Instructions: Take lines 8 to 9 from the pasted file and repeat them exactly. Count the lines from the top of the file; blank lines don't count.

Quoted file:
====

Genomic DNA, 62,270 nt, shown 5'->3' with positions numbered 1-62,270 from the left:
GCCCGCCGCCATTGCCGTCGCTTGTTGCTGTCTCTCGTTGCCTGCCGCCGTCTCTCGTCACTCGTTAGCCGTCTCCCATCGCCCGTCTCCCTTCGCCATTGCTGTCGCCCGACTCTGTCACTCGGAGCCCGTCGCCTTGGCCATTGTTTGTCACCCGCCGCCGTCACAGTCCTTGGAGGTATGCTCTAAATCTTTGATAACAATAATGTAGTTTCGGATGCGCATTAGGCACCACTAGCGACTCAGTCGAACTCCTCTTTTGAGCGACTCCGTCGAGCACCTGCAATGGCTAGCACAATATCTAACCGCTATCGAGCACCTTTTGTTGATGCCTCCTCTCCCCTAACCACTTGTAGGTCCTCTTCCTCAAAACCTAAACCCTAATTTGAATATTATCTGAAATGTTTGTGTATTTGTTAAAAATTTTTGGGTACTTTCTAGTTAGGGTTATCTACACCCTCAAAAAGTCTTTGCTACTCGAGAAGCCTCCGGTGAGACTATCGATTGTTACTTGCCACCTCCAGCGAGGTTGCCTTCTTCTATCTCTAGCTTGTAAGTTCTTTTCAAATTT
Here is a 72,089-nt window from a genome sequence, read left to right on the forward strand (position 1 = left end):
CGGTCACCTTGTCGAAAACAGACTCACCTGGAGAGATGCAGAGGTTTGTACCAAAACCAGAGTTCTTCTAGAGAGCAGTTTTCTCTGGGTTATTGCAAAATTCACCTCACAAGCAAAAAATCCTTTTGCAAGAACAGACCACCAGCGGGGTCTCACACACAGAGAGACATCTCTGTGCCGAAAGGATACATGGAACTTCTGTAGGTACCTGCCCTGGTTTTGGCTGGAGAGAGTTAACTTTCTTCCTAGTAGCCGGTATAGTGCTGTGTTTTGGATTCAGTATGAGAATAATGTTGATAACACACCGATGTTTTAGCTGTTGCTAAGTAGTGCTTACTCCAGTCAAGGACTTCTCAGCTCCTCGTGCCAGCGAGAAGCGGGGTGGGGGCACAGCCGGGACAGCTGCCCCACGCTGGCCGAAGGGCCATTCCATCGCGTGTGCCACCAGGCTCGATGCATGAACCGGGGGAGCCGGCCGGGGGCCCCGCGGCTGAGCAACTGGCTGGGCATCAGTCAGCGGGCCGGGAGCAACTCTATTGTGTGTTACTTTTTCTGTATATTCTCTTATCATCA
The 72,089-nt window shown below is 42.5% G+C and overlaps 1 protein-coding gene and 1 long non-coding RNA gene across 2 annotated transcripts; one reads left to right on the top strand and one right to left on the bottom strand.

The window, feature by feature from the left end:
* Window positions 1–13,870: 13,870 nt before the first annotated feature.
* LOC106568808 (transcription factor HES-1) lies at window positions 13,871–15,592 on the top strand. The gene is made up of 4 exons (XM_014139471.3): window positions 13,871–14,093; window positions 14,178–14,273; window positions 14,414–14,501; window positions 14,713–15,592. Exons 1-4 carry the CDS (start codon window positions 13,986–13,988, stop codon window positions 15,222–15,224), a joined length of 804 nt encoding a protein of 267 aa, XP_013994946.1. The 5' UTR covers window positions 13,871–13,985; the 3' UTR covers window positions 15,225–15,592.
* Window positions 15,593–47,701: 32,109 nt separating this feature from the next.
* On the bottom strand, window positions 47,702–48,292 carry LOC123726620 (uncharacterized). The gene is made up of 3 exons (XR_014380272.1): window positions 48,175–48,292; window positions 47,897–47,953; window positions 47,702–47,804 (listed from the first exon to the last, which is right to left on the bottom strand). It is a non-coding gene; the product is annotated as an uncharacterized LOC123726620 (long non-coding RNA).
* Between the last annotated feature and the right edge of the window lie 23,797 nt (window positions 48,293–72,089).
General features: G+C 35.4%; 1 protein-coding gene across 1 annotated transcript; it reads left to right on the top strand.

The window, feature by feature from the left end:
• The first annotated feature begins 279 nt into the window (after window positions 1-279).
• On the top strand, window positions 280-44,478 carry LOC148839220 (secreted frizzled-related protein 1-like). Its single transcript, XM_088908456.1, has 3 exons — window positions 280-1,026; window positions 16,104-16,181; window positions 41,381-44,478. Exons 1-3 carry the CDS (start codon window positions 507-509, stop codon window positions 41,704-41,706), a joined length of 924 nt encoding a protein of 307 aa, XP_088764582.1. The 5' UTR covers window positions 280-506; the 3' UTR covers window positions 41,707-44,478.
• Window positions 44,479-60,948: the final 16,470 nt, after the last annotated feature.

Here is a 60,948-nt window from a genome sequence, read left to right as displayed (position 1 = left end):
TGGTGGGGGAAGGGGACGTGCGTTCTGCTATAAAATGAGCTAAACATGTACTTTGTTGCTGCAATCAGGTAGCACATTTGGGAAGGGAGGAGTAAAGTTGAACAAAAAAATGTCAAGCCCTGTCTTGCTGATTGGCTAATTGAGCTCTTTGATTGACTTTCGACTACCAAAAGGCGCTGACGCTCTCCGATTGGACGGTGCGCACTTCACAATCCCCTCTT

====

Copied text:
* LOC106568808 (transcription factor HES-1) lies at window positions 13,871–15,592 on the top strand. The gene is made up of 4 exons (XM_014139471.3): window positions 13,871–14,093; window positions 14,178–14,273; window positions 14,414–14,501; window positions 14,713–15,592. Exons 1-4 carry the CDS (start codon window positions 13,986–13,988, stop codon window positions 15,222–15,224), a joined length of 804 nt encoding a protein of 267 aa, XP_013994946.1. The 5' UTR covers window positions 13,871–13,985; the 3' UTR covers window positions 15,225–15,592.
* Window positions 15,593–47,701: 32,109 nt separating this feature from the next.